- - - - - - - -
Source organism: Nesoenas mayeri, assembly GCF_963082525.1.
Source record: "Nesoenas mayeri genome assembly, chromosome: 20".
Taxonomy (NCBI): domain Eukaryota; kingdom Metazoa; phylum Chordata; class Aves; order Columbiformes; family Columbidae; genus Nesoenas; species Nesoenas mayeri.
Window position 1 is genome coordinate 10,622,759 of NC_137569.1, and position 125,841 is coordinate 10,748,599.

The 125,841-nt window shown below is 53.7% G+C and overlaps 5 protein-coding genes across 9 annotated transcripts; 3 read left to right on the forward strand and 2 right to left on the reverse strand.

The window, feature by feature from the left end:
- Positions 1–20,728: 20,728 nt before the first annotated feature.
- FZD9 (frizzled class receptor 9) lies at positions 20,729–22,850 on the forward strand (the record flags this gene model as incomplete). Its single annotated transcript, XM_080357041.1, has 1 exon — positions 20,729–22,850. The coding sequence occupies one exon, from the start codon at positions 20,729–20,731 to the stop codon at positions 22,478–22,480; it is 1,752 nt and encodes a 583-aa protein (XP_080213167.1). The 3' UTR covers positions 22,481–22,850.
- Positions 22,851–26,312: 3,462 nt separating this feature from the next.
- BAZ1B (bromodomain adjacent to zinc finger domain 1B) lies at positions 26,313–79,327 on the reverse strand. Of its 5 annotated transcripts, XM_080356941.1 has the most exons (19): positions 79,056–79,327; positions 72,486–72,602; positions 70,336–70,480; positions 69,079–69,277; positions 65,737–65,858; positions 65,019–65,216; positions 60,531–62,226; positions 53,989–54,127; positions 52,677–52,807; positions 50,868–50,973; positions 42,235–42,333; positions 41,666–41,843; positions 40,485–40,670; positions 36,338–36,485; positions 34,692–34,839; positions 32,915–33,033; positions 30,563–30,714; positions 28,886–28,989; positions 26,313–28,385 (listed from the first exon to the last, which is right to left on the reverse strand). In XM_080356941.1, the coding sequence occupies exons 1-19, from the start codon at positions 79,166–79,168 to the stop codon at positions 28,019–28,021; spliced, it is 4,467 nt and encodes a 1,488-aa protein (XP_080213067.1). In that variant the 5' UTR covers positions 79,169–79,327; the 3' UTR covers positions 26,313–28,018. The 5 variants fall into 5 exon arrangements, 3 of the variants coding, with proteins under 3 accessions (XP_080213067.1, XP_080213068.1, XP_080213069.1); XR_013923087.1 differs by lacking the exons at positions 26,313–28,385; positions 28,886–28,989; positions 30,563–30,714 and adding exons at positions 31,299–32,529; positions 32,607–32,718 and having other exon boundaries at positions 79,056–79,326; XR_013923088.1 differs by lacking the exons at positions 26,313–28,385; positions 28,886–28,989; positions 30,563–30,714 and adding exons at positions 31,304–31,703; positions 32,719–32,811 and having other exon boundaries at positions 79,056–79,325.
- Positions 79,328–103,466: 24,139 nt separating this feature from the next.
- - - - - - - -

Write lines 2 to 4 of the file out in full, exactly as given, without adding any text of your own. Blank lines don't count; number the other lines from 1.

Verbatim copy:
Source record: "Nesoenas mayeri genome assembly, chromosome: 20".
Taxonomy (NCBI): domain Eukaryota; kingdom Metazoa; phylum Chordata; class Aves; order Columbiformes; family Columbidae; genus Nesoenas; species Nesoenas mayeri.
Window position 1 is genome coordinate 10,622,759 of NC_137569.1, and position 125,841 is coordinate 10,748,599.